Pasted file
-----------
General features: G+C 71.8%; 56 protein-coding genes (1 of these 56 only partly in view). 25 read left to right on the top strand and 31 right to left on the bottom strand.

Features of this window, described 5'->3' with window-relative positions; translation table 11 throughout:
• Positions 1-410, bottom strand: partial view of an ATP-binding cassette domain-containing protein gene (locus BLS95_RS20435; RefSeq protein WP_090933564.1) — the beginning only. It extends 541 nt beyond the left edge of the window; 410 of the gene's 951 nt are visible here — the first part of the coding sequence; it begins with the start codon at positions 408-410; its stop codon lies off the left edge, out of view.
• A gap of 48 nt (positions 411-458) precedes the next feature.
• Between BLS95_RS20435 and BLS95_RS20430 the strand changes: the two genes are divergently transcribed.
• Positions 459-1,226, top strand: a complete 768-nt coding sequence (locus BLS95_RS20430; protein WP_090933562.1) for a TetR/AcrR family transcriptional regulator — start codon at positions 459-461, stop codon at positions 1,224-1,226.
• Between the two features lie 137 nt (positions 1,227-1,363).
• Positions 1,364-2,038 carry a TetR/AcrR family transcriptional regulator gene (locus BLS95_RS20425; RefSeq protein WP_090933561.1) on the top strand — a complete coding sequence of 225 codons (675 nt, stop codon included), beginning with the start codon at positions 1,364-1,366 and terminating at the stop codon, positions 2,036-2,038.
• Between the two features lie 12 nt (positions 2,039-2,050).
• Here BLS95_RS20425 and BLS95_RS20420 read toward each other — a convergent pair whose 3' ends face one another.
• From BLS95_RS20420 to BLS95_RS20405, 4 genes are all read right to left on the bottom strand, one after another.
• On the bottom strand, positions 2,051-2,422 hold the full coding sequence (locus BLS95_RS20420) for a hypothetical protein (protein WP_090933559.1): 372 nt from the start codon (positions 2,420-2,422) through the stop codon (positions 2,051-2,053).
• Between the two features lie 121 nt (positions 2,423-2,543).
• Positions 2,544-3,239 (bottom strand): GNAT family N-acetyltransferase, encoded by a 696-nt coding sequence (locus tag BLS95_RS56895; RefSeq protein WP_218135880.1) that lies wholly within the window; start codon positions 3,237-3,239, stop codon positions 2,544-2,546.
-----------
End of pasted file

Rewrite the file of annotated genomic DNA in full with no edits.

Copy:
General features: G+C 71.8%; 56 protein-coding genes (1 of these 56 only partly in view). 25 read left to right on the top strand and 31 right to left on the bottom strand.

Features of this window, described 5'->3' with window-relative positions; translation table 11 throughout:
• Positions 1-410, bottom strand: partial view of an ATP-binding cassette domain-containing protein gene (locus BLS95_RS20435; RefSeq protein WP_090933564.1) — the beginning only. It extends 541 nt beyond the left edge of the window; 410 of the gene's 951 nt are visible here — the first part of the coding sequence; it begins with the start codon at positions 408-410; its stop codon lies off the left edge, out of view.
• A gap of 48 nt (positions 411-458) precedes the next feature.
• Between BLS95_RS20435 and BLS95_RS20430 the strand changes: the two genes are divergently transcribed.
• Positions 459-1,226, top strand: a complete 768-nt coding sequence (locus BLS95_RS20430; protein WP_090933562.1) for a TetR/AcrR family transcriptional regulator — start codon at positions 459-461, stop codon at positions 1,224-1,226.
• Between the two features lie 137 nt (positions 1,227-1,363).
• Positions 1,364-2,038 carry a TetR/AcrR family transcriptional regulator gene (locus BLS95_RS20425; RefSeq protein WP_090933561.1) on the top strand — a complete coding sequence of 225 codons (675 nt, stop codon included), beginning with the start codon at positions 1,364-1,366 and terminating at the stop codon, positions 2,036-2,038.
• Between the two features lie 12 nt (positions 2,039-2,050).
• Here BLS95_RS20425 and BLS95_RS20420 read toward each other — a convergent pair whose 3' ends face one another.
• From BLS95_RS20420 to BLS95_RS20405, 4 genes are all read right to left on the bottom strand, one after another.
• On the bottom strand, positions 2,051-2,422 hold the full coding sequence (locus BLS95_RS20420) for a hypothetical protein (protein WP_090933559.1): 372 nt from the start codon (positions 2,420-2,422) through the stop codon (positions 2,051-2,053).
• Between the two features lie 121 nt (positions 2,423-2,543).
• Positions 2,544-3,239 (bottom strand): GNAT family N-acetyltransferase, encoded by a 696-nt coding sequence (locus tag BLS95_RS56895; RefSeq protein WP_218135880.1) that lies wholly within the window; start codon positions 3,237-3,239, stop codon positions 2,544-2,546.